Gallbladder Cancer

While this isn’t common, it is still one serious complication of gallstones. Having a history of gallstones increases your risk of developing gallbladder cancer. Although, most people who have gallstones don’t develop gallbladder cancer.

The symptoms of gallbladder cancer are similar to signs of other gallstone complications, such as pain, jaundice, and high temperature. 

How Are Gallstones Diagnosed?

Some procedures and tests commonly used to diagnose gallstones or complications of gallstones include:

  • Physical examination
  • Abdominal ultrasound
  • Endoscopic ultrasound
  • Blood tests may also reveal infection, jaundice, or any other complication of gallstones.

Imaging tests such as hepatobiliary iminodiacetic acid (HIDA) scans can also diagnose gallstones. The scan is an imaging procedure used to diagnose liver, gallbladder, and bile duct problems, although it’s most often used to evaluate your gallbladder.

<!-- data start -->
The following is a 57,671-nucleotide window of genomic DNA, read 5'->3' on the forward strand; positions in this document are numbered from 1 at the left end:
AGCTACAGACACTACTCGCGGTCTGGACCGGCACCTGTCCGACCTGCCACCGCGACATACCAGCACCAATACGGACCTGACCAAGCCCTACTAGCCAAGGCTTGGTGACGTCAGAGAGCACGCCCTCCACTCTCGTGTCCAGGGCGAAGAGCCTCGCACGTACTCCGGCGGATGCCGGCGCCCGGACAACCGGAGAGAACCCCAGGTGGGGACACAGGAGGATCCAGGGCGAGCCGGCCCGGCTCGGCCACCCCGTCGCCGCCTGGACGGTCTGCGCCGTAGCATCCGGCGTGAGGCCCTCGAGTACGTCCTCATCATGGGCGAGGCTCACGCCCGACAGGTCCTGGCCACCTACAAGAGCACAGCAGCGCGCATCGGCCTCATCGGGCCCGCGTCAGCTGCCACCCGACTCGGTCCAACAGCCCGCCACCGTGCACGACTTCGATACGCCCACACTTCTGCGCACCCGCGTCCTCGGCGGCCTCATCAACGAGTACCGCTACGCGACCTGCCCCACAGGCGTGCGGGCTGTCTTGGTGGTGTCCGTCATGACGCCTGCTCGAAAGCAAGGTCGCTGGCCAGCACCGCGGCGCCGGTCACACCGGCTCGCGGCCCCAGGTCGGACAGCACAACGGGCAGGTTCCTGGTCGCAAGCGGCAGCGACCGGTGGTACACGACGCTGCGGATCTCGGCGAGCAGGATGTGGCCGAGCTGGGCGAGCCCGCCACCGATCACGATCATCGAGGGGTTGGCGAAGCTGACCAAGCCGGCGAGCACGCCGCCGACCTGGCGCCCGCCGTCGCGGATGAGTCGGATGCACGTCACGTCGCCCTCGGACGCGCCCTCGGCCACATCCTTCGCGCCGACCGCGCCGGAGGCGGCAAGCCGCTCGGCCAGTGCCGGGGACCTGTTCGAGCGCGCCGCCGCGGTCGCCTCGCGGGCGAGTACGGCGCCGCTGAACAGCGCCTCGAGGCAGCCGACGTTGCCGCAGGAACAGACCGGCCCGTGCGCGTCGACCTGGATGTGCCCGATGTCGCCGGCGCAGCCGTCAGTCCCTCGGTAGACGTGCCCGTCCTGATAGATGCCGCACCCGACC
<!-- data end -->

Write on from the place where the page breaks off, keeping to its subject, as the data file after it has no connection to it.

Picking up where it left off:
what's the function of the gallbladder

This gallbladder scan helps to assess the bile-excreting function of your liver and track how bile flows from your liver into your small intestine. The scan helps to identify if there’s any problem with your gallbladder. 

How to Prevent Gallstones

Some helpful ways to reduce your risk of gallstones include:

  • Avoid Skipping Meals. Ensure you stick to your usual meal times daily because skipping meals increases your risk of gallstones.
  • Maintain Normal Body Weight. If you have to lose weight, ensure you do it slowly, as rapid weight loss increases your risk of gallstones. Target losing 1 to 2 pounds every week or 5-10% of your starting weight over six months.
  • Eat more high-fiber foods. Fruits, vegetables, and whole grains are fiber-rich foods to add to your diet.
  • Avoid eating foods high in saturated fat, such as butter, cheese, and fatty meats.
  • Avoid alcohol as much as you can.

How Do You Treat Gallstones?